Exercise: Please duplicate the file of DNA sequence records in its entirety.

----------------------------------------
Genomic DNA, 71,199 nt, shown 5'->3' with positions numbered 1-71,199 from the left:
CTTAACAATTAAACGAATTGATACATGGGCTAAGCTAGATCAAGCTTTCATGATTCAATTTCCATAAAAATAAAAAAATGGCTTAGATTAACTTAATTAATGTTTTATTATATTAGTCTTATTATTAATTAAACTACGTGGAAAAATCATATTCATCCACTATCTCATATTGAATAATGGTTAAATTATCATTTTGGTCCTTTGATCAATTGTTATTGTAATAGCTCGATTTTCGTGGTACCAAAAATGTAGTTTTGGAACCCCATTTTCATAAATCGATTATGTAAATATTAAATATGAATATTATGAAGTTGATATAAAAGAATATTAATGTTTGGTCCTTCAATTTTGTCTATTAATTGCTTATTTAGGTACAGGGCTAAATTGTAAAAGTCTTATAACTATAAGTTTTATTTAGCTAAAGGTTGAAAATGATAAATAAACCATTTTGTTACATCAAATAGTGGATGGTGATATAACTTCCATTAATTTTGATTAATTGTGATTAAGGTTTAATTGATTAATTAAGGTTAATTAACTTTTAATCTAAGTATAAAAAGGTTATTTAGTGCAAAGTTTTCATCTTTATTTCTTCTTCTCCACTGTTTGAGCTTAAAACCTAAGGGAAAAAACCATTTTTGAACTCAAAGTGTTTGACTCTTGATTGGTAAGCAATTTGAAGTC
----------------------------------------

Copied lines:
Genomic DNA, 71,199 nt, shown 5'->3' with positions numbered 1-71,199 from the left:
CTTAACAATTAAACGAATTGATACATGGGCTAAGCTAGATCAAGCTTTCATGATTCAATTTCCATAAAAATAAAAAAATGGCTTAGATTAACTTAATTAATGTTTTATTATATTAGTCTTATTATTAATTAAACTACGTGGAAAAATCATATTCATCCACTATCTCATATTGAATAATGGTTAAATTATCATTTTGGTCCTTTGATCAATTGTTATTGTAATAGCTCGATTTTCGTGGTACCAAAAATGTAGTTTTGGAACCCCATTTTCATAAATCGATTATGTAAATATTAAATATGAATATTATGAAGTTGATATAAAAGAATATTAATGTTTGGTCCTTCAATTTTGTCTATTAATTGCTTATTTAGGTACAGGGCTAAATTGTAAAAGTCTTATAACTATAAGTTTTATTTAGCTAAAGGTTGAAAATGATAAATAAACCATTTTGTTACATCAAATAGTGGATGGTGATATAACTTCCATTAATTTTGATTAATTGTGATTAAGGTTTAATTGATTAATTAAGGTTAATTAACTTTTAATCTAAGTATAAAAAGGTTATTTAGTGCAAAGTTTTCATCTTTATTTCTTCTTCTCCACTGTTTGAGCTTAAAACCTAAGGGAAAAAACCATTTTTGAACTCAAAGTGTTTGACTCTTGATTGGTAAGCAATTTGAAGTC